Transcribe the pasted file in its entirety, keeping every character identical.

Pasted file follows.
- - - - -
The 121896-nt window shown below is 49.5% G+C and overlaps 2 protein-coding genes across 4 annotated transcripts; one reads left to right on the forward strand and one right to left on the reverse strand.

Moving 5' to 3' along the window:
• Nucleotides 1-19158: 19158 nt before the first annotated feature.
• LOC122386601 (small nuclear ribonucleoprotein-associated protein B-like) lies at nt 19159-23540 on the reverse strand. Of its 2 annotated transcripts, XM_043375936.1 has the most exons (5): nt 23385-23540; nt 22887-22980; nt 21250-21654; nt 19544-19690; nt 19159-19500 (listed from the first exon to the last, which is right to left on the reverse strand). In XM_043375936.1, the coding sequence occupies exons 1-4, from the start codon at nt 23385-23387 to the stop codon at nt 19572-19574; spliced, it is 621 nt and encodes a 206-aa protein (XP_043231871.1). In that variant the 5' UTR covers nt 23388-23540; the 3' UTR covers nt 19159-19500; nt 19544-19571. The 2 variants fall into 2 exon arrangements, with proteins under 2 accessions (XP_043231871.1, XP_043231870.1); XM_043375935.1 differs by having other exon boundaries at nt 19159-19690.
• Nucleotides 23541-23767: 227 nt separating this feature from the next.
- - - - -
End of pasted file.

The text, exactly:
The 121896-nt window shown below is 49.5% G+C and overlaps 2 protein-coding genes across 4 annotated transcripts; one reads left to right on the forward strand and one right to left on the reverse strand.

Moving 5' to 3' along the window:
• Nucleotides 1-19158: 19158 nt before the first annotated feature.
• LOC122386601 (small nuclear ribonucleoprotein-associated protein B-like) lies at nt 19159-23540 on the reverse strand. Of its 2 annotated transcripts, XM_043375936.1 has the most exons (5): nt 23385-23540; nt 22887-22980; nt 21250-21654; nt 19544-19690; nt 19159-19500 (listed from the first exon to the last, which is right to left on the reverse strand). In XM_043375936.1, the coding sequence occupies exons 1-4, from the start codon at nt 23385-23387 to the stop codon at nt 19572-19574; spliced, it is 621 nt and encodes a 206-aa protein (XP_043231871.1). In that variant the 5' UTR covers nt 23388-23540; the 3' UTR covers nt 19159-19500; nt 19544-19571. The 2 variants fall into 2 exon arrangements, with proteins under 2 accessions (XP_043231871.1, XP_043231870.1); XM_043375935.1 differs by having other exon boundaries at nt 19159-19690.
• Nucleotides 23541-23767: 227 nt separating this feature from the next.